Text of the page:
Flow control experiments were performed on a NACA 0015 airfoil in fully-reversed condition, which is anticipated to occur on the retreating blade side of advanced helicopters such as slowed-rotor compound rotorcraft. Control was achieved using nanosecond dielectric barrier discharge (NS-DBD) plasma actuators. The Reynolds number based on a chord length of 203 mm was fixed at 5.0 · 105, corresponding to a freestream velocity of ~38 m/s. Two angles of attack were considered: α = 0° and 15°, each of which is relevant to a particular implementation of slowed-rotor technology.
At α = 0°, the flow resembles that of a flow behind a cylinder. A von Karman vortex street formed in the wake where alternating vortex shedding occurred at a Strouhal number of 0.12. Excitation was performed using an NS-DBD on one side of the airfoil, with plasma formation just upstream of the separation line. However, there was no discernible influence upon the baseline behavior.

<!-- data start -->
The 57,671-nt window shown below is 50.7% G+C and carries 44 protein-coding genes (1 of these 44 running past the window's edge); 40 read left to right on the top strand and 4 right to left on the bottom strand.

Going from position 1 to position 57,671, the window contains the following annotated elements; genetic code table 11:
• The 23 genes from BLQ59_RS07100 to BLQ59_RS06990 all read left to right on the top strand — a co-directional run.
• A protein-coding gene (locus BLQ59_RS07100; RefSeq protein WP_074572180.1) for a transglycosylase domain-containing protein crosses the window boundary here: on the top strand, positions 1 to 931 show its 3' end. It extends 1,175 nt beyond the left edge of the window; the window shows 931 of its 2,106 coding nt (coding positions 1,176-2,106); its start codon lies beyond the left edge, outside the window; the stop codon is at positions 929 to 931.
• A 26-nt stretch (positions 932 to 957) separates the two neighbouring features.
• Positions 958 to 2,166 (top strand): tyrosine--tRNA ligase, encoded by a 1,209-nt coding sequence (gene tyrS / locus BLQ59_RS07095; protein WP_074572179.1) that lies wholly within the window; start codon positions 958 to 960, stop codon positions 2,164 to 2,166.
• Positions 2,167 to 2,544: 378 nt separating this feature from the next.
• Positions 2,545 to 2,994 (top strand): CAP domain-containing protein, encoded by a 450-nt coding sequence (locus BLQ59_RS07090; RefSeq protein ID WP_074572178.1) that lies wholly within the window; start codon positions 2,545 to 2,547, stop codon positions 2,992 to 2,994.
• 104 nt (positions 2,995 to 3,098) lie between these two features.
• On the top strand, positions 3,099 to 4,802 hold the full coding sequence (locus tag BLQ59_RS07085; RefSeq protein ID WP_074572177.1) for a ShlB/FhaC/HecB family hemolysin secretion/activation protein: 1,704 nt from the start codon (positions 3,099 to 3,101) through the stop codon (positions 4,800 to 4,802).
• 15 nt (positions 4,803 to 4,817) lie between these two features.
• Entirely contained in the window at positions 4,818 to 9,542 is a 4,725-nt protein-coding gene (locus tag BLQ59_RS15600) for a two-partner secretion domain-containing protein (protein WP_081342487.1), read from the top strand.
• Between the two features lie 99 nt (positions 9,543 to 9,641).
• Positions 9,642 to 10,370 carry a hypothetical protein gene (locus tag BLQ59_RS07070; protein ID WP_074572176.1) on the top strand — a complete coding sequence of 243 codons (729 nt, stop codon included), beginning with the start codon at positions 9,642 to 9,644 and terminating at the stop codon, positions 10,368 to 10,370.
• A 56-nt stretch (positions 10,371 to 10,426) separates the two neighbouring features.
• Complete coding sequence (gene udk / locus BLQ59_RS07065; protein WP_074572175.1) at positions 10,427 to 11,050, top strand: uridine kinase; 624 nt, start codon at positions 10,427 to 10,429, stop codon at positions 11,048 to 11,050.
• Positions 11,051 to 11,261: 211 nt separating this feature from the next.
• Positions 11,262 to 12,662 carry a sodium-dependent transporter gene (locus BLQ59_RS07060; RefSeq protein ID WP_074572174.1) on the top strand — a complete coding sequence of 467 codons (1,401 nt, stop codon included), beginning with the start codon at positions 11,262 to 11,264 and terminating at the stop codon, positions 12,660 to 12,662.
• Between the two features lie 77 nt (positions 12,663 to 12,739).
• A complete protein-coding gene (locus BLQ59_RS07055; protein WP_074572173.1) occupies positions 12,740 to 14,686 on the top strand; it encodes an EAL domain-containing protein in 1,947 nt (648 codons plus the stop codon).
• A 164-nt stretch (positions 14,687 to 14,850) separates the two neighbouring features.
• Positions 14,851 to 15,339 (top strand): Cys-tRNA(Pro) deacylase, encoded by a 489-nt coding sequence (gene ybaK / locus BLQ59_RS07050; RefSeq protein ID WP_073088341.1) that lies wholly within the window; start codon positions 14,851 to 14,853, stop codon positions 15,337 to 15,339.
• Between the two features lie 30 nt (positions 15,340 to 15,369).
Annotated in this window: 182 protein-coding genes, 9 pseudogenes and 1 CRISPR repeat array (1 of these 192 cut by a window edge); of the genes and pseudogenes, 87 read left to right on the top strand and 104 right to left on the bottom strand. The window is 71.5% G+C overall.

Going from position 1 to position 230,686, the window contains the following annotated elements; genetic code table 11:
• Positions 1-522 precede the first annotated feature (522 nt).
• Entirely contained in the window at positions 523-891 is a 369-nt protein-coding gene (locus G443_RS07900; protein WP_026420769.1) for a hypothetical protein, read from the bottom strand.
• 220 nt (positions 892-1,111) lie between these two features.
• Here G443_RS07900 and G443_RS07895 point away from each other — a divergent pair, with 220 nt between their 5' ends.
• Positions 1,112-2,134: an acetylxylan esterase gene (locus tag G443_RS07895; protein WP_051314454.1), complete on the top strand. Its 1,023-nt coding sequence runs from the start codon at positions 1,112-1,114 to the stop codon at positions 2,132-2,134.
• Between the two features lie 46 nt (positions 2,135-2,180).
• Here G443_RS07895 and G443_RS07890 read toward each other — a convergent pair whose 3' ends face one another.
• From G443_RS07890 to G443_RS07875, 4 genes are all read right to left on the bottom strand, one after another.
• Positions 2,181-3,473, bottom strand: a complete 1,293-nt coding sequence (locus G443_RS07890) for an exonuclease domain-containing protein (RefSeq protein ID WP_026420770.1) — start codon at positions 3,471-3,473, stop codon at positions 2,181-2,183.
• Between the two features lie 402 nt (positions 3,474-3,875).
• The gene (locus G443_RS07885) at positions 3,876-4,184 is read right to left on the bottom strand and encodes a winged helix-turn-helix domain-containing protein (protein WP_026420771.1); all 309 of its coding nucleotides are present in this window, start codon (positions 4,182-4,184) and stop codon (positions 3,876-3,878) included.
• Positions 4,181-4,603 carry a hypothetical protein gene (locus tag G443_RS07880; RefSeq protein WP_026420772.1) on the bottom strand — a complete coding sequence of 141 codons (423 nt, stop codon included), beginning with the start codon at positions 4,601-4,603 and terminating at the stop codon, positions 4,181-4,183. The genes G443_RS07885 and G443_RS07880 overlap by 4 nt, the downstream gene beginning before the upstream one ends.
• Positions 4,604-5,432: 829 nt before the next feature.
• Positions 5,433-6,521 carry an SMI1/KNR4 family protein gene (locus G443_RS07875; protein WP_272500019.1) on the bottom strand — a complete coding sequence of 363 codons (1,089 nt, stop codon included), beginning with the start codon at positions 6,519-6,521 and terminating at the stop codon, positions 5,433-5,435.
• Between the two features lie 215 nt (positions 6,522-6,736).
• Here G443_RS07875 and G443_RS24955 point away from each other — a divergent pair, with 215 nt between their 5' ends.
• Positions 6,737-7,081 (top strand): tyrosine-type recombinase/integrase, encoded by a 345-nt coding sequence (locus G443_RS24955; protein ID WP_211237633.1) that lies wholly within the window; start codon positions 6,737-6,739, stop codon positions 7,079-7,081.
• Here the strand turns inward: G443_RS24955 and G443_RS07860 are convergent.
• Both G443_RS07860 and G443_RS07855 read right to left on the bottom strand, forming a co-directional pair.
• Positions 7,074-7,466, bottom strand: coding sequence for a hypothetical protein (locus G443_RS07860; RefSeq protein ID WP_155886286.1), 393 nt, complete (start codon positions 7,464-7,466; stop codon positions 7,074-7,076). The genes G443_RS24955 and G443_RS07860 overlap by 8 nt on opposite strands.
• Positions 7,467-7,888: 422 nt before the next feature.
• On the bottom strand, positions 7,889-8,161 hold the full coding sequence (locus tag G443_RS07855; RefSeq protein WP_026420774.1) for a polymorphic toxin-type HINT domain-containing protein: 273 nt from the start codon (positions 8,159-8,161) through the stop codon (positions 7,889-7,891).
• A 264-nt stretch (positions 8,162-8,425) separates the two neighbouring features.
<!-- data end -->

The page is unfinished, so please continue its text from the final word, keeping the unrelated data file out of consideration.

At α = 15°, fully separated flow on the suction side extended well beyond the airfoil with naturally shed vortices at a Strouhal number of 0.19. Plasma actuation was evaluated at both the aerodynamic leading-edge (ALE) and aerodynamic trailing-edge (ATE) of the airfoil. The flow responded to the plasma actuation at the ALE by generating organized coherent structures in the shear layer over the separated region. Moderate excitation around the natural shedding Strouhal number had the most significant effects: synchronizing the shedding from the ALE and ATE, creating moderately sized structures that convected far downstream, greatly reducing the separation area, increasing lift, and decreasing drag. Excitation at much higher Strouhal numbers resulted in the flow returning to its natural shedding state, but with less coherent structures that diffused in the wake. This reduced the separation area and significantly reduced drag. Plasma actuation at the ATE caused a reduction in the magnitude of the fundamental and harmonic peaks in pressure spectra over a broad range of excitation Strouhal numbers. Excitation at the ATE altered the structures over the separated region, suggesting an upstream communication. At excitation frequencies higher than the natural shedding frequency, the natural shedding process was disrupted, weakening the naturally shed structures in the wake. Synchronous excitation at the ALE and ATE was predominantly characterized by the associated ALE excitation. Two cases were found where ATE excitation in addition to ALE excitation had a significant effect, but in those two cases, the flow shared characteristics of individual excitation at the ALE and ATE. The resultant flow was somewhere between the two independent excitations. With asynchronous excitation, the addition of ATE excitation counteracted the lift benefits of ALE excitation. As the ATE excitation increased, the amount of lift decreased. The effect on drag was minimal, suggesting that ALE excitation has a much more significant influence on drag than ATE excitation, even at high ATE frequencies.